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Swedish Embassy Offers a Taste of the ‘Edible Country’

By Kate Oczypok

Swedish Ambassador Karin Olofsdotter invited local D.C. foodies and journalists for an intimate luncheon on May 29 celebrating a new culinary adventure in Sweden.

The one-of-a-kind dining experience was held at the ambassador’s residence along Nebraska Avenue to highlight what Sweden calls the “Edible Country,” billed as the largest gourmet restaurant in the world.

The Edible Country is a 100 million-acre do-it-yourself culinary experience where visitors can forage for food and cook their own dishes in the lush forests of Sweden. They get to choose from a menu made by four Swedish Michelin-starred chefs.

Swedish Ambassador Karin Olofsdotter
Swedish Ambassador Karin Olofsdotter talks about her country’s new project, “Edible Country.”Photos: Kate Oczypok

Those who ventured out to the gardens of Olofsdotter’s residence were treated to a menu prepared live by Swedish Embassy chef Frida Johansson that was designed by the four Swedish Michelin-starred chefs participating in the Edible Country attraction.

Swedes pride themselves on healthy, natural, simple foods inspired by the landscape around them. But for billions of people around the globe, processed fatty foods have become an everyday habit that is taking a serious toll on people’s health, with obesity rates in the U.S. — and now many developing nations — continuing to skyrocket. Sweden is promoting the message that natural and healthy can also be tasty and easy to make — all while having a huge impact on one’s lifestyle and well being.

Those who visit Sweden for this one-of-a-kind experience will receive a menu from the Michelin-starred chefs with ingredients easily found in Sweden’s lakes, forests and fields. Luckily, there are very few toxic foods in Sweden, so it is easy to find foods like edible berries and mushrooms. Many of the top chefs in Sweden often gather their own herbs and other homegrown ingredients for their restaurants.

Swedish Ambassador Karin Olofsdotter
Laura Wainman, David Hagedorn and Rina Rapuano enjoy the grounds of the Swedish ambassador’s residence.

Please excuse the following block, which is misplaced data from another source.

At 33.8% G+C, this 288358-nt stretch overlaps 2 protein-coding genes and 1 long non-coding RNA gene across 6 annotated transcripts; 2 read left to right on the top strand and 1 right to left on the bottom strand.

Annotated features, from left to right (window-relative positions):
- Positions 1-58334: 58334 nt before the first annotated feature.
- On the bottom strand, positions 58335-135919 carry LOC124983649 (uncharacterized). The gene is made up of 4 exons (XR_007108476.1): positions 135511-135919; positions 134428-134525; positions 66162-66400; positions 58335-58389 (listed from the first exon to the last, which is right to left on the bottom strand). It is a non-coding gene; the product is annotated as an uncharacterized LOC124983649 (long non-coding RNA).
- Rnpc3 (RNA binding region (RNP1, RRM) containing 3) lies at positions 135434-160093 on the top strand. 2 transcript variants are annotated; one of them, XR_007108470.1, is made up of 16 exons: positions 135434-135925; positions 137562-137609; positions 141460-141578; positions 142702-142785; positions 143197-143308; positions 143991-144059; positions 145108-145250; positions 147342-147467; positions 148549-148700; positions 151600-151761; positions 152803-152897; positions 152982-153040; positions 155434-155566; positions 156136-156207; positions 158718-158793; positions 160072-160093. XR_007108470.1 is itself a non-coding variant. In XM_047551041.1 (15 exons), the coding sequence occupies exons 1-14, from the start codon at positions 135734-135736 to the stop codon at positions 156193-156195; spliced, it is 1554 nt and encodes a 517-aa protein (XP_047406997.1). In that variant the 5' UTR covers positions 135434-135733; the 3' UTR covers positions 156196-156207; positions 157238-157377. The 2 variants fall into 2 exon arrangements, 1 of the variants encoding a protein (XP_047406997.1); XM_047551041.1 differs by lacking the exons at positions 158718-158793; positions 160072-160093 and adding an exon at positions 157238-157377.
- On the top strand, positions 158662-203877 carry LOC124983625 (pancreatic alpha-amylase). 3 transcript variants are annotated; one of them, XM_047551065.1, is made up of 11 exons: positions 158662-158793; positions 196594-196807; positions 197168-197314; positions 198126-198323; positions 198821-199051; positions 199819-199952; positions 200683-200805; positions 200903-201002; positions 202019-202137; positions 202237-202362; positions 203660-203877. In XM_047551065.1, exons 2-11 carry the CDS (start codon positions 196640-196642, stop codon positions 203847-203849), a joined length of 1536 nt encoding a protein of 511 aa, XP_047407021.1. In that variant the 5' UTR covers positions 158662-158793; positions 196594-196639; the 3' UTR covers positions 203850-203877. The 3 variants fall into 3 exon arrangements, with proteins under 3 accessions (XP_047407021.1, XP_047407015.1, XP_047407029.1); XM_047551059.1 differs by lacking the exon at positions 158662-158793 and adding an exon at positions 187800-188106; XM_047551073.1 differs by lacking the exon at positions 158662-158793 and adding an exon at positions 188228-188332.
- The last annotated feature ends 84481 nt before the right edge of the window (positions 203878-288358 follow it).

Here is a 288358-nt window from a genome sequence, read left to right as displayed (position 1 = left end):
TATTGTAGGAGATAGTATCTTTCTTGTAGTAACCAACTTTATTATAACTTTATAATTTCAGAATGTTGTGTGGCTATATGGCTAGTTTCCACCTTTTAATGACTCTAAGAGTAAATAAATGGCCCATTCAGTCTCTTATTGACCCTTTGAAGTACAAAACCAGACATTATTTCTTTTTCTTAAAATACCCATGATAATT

“Sweden has the right to public access in the country,” Olofsdotter said, citing government rules that give residents the freedom to explore any part of the country, as long as they don’t disturb or destroy the environment. “We hope this will inspire people to get out and roam.”

This freedom has led to the popularity of many recreational sports in Sweden such as skiing, swimming and bicycling.

For those who are a little less audacious in scouring for food in a forest, cooking kits can be rented that contain all the necessary items needed for the Edible Country experience. Local guides can also be hired. Tables can be booked for free at visitsweden.com/ediblecountry between the months of May and September. There are currently 13 wooden tables set up in picturesque locations across the Nordic nation.

Sweden has always had a deep relationship with food. In the spring, summer and fall, Swedes end up harvesting more than they can eat, according to the recipe book “The Swedish Kitchen” by Liselotte Forslin. Fruits and berries are cooked and preserved, vegetables are pickled, and meat and fish are smoked, salted, fermented and marinated for future use. Swedes also enjoy long-lasting breads and biscuits as well as root vegetables like potatoes and beetroot.

As one can see, the Swedish kitchen is just as much outdoors as it is indoors. And now people from around the world can sample this slice of Swedish gastronomic culture.

For more information on the Embassy of Sweden, visit https://www.houseofsweden.com/en/embassy-of-sweden/

Kate Oczypok is a contributing writer for The Washington Diplomat.



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